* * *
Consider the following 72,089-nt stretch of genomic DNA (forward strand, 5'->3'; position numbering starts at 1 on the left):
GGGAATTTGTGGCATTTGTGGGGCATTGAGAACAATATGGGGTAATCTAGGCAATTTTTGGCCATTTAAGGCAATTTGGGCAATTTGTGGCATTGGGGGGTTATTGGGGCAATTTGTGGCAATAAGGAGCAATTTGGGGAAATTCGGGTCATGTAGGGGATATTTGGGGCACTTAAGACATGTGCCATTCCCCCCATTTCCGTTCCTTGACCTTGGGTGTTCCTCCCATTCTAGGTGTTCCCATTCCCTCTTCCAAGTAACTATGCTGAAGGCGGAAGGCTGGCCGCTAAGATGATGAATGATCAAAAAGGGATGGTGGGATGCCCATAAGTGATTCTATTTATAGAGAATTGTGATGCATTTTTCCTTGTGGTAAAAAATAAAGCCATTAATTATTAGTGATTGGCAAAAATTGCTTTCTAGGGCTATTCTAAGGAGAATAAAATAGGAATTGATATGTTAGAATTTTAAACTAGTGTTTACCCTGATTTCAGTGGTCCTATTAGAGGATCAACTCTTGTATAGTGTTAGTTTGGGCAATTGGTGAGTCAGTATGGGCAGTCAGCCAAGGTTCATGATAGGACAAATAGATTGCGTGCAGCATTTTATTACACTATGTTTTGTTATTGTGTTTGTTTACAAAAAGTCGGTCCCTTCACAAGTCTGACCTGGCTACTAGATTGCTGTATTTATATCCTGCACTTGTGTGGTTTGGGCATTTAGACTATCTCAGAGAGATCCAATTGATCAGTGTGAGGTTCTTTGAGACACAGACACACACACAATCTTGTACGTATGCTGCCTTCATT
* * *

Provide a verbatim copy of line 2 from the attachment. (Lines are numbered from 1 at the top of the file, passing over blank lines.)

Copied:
GGGAATTTGTGGCATTTGTGGGGCATTGAGAACAATATGGGGTAATCTAGGCAATTTTTGGCCATTTAAGGCAATTTGGGCAATTTGTGGCATTGGGGGGTTATTGGGGCAATTTGTGGCAATAAGGAGCAATTTGGGGAAATTCGGGTCATGTAGGGGATATTTGGGGCACTTAAGACATGTGCCATTCCCCCCATTTCCGTTCCTTGACCTTGGGTGTTCCTCCCATTCTAGGTGTTCCCATTCCCTCTTCCAAGTAACTATGCTGAAGGCGGAAGGCTGGCCGCTAAGATGATGAATGATCAAAAAGGGATGGTGGGATGCCCATAAGTGATTCTATTTATAGAGAATTGTGATGCATTTTTCCTTGTGGTAAAAAATAAAGCCATTAATTATTAGTGATTGGCAAAAATTGCTTTCTAGGGCTATTCTAAGGAGAATAAAATAGGAATTGATATGTTAGAATTTTAAACTAGTGTTTACCCTGATTTCAGTGGTCCTATTAGAGGATCAACTCTTGTATAGTGTTAGTTTGGGCAATTGGTGAGTCAGTATGGGCAGTCAGCCAAGGTTCATGATAGGACAAATAGATTGCGTGCAGCATTTTATTACACTATGTTTTGTTATTGTGTTTGTTTACAAAAAGTCGGTCCCTTCACAAGTCTGACCTGGCTACTAGATTGCTGTATTTATATCCTGCACTTGTGTGGTTTGGGCATTTAGACTATCTCAGAGAGATCCAATTGATCAGTGTGAGGTTCTTTGAGACACAGACACACACACAATCTTGTACGTATGCTGCCTTCATT